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190 TYLNEY HALL.

would jump at Grace, for I saw him throwing the eyes of

t whole flock of sheep at her; and so would Raby or

St. Kitts ; but Ringwood, though he has father's consent

and everything, turns away from her, confound him, like

musty hay."

There is a saying, which imputes to dogs in general

a disposition to fall on and bite one that is bitten ;

and Sir Mark seemed placed in the very situation of the

unfortunate cur. In glancing occasionally through the

carriage window, his eye had observed some object that the

Creole carried before him on the saddle, and which he at

length made out to be a beautiful small spaniel of the

Blenheim breed. His curiosity being excited, he took an

opportunity of letting down the window and asking St. Kitts

where the little animal was going, and he was informed

that it was destined for a present to Grace Rivers. The

answer made Raby smile, but it gave a fresh pang to the

Baronet ; and, reflecting that Ring wood carried no spaniels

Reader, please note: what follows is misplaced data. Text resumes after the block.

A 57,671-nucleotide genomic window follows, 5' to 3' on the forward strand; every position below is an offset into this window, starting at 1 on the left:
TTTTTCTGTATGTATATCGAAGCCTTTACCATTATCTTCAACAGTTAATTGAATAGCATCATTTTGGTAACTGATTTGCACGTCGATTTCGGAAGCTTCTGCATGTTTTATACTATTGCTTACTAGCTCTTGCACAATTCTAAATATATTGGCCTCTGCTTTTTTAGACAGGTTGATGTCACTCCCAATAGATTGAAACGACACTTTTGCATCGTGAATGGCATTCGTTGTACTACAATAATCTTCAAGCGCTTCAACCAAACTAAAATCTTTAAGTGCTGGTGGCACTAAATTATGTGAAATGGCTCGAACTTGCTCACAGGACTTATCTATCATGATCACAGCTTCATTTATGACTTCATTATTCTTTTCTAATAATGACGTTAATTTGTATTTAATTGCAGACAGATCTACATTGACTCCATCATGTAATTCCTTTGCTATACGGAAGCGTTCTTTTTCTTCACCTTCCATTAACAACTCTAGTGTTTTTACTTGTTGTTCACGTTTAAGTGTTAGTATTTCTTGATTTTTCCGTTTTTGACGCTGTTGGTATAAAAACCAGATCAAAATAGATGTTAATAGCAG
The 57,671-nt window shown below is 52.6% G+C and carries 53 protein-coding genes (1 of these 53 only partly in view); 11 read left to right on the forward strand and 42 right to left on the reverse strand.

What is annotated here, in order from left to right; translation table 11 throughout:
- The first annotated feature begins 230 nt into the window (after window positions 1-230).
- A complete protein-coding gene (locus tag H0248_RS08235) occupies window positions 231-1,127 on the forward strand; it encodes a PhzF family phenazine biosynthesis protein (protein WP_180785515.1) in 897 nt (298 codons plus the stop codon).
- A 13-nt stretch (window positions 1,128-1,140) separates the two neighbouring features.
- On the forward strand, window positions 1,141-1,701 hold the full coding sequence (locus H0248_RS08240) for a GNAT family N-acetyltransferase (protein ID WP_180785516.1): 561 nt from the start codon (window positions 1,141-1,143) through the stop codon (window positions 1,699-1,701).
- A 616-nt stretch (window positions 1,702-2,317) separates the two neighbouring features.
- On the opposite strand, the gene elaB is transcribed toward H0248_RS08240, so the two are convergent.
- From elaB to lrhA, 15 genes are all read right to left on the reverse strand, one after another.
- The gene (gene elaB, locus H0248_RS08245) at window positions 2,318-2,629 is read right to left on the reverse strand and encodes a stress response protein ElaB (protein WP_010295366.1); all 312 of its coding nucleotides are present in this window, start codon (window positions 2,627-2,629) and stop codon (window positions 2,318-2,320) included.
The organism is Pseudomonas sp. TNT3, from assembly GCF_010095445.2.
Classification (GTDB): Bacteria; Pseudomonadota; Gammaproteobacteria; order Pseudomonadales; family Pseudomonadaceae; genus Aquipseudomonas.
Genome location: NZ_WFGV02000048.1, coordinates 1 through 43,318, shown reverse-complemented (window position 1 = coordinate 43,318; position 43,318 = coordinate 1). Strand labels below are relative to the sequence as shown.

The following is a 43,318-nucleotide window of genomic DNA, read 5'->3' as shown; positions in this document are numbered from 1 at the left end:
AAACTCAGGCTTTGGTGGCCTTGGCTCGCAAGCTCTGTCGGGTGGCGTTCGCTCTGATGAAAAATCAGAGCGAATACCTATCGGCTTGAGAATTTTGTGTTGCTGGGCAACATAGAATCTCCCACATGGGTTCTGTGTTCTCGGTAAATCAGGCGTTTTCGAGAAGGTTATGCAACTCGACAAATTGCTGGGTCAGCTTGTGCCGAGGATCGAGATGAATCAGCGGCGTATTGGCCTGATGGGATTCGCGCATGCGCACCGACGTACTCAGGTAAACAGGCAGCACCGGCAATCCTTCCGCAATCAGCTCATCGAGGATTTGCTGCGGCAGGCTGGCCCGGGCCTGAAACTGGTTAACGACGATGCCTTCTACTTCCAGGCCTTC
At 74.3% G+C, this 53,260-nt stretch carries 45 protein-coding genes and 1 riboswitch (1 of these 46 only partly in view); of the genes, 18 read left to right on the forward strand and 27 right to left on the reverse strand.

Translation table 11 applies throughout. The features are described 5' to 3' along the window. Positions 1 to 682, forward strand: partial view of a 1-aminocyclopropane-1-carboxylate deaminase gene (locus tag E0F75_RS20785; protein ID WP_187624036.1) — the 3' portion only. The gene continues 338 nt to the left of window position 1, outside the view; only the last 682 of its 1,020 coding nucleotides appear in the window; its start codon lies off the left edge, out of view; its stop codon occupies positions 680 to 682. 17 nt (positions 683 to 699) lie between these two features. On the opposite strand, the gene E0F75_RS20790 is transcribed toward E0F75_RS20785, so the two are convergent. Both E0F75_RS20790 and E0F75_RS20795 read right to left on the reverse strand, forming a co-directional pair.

to Hawksley, he pulled up the window again, with a sud-

denness that threatened to demolish the glass.

To Mrs. Hamilton, who had been the depository of her

brother's matrimonial schemes, his movements were no

mystery ; but she was restrained by the presence of Raby,

and did not venture on any remark. The Baronet was not

in a humour for talking, and Raby was soon occupied in

speculations of his own ; so that the three insides travelled

on to their destination as mute as three strange reserved

English passengers by a mail, who have never met before

and may never meet again, and besides have locked up

their tongues in their travelling-bags, which are in the

hind-boot.

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